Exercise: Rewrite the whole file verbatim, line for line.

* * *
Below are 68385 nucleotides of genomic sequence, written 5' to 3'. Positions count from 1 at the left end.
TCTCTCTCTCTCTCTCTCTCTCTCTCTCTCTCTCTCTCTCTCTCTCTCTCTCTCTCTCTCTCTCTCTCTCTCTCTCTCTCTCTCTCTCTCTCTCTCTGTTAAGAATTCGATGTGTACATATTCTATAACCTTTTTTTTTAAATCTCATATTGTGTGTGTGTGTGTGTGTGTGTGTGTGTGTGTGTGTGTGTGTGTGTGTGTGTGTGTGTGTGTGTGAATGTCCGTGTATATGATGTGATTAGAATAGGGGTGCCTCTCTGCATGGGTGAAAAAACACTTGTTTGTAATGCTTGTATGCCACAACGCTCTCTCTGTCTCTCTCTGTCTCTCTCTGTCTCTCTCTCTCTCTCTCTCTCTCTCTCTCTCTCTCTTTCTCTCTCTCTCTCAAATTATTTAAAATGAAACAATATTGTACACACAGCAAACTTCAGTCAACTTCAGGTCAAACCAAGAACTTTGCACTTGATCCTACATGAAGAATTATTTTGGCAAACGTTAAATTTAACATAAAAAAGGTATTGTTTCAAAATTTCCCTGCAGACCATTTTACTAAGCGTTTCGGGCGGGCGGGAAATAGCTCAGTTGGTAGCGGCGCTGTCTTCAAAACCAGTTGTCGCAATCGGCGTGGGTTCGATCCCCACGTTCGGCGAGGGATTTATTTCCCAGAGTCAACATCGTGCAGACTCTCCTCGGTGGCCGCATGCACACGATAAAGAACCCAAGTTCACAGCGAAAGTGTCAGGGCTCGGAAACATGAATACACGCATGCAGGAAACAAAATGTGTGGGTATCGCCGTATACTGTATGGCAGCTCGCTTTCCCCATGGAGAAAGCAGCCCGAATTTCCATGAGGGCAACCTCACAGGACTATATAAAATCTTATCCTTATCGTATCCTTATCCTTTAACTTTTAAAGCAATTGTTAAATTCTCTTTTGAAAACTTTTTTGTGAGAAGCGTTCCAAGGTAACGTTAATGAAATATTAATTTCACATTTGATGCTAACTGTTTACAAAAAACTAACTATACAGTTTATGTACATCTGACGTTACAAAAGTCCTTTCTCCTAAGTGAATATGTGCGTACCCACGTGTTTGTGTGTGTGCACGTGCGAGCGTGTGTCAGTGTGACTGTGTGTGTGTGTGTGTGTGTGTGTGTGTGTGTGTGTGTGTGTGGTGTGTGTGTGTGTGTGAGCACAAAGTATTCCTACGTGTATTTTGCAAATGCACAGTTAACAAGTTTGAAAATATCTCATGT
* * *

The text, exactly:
Below are 68385 nucleotides of genomic sequence, written 5' to 3'. Positions count from 1 at the left end.
TCTCTCTCTCTCTCTCTCTCTCTCTCTCTCTCTCTCTCTCTCTCTCTCTCTCTCTCTCTCTCTCTCTCTCTCTCTCTCTCTCTCTCTCTCTCTCTCTGTTAAGAATTCGATGTGTACATATTCTATAACCTTTTTTTTTAAATCTCATATTGTGTGTGTGTGTGTGTGTGTGTGTGTGTGTGTGTGTGTGTGTGTGTGTGTGTGTGTGTGTGTGTGAATGTCCGTGTATATGATGTGATTAGAATAGGGGTGCCTCTCTGCATGGGTGAAAAAACACTTGTTTGTAATGCTTGTATGCCACAACGCTCTCTCTGTCTCTCTCTGTCTCTCTCTGTCTCTCTCTCTCTCTCTCTCTCTCTCTCTCTCTCTCTTTCTCTCTCTCTCTCAAATTATTTAAAATGAAACAATATTGTACACACAGCAAACTTCAGTCAACTTCAGGTCAAACCAAGAACTTTGCACTTGATCCTACATGAAGAATTATTTTGGCAAACGTTAAATTTAACATAAAAAAGGTATTGTTTCAAAATTTCCCTGCAGACCATTTTACTAAGCGTTTCGGGCGGGCGGGAAATAGCTCAGTTGGTAGCGGCGCTGTCTTCAAAACCAGTTGTCGCAATCGGCGTGGGTTCGATCCCCACGTTCGGCGAGGGATTTATTTCCCAGAGTCAACATCGTGCAGACTCTCCTCGGTGGCCGCATGCACACGATAAAGAACCCAAGTTCACAGCGAAAGTGTCAGGGCTCGGAAACATGAATACACGCATGCAGGAAACAAAATGTGTGGGTATCGCCGTATACTGTATGGCAGCTCGCTTTCCCCATGGAGAAAGCAGCCCGAATTTCCATGAGGGCAACCTCACAGGACTATATAAAATCTTATCCTTATCGTATCCTTATCCTTTAACTTTTAAAGCAATTGTTAAATTCTCTTTTGAAAACTTTTTTGTGAGAAGCGTTCCAAGGTAACGTTAATGAAATATTAATTTCACATTTGATGCTAACTGTTTACAAAAAACTAACTATACAGTTTATGTACATCTGACGTTACAAAAGTCCTTTCTCCTAAGTGAATATGTGCGTACCCACGTGTTTGTGTGTGTGCACGTGCGAGCGTGTGTCAGTGTGACTGTGTGTGTGTGTGTGTGTGTGTGTGTGTGTGTGTGTGTGTGTGGTGTGTGTGTGTGTGTGAGCACAAAGTATTCCTACGTGTATTTTGCAAATGCACAGTTAACAAGTTTGAAAATATCTCATGT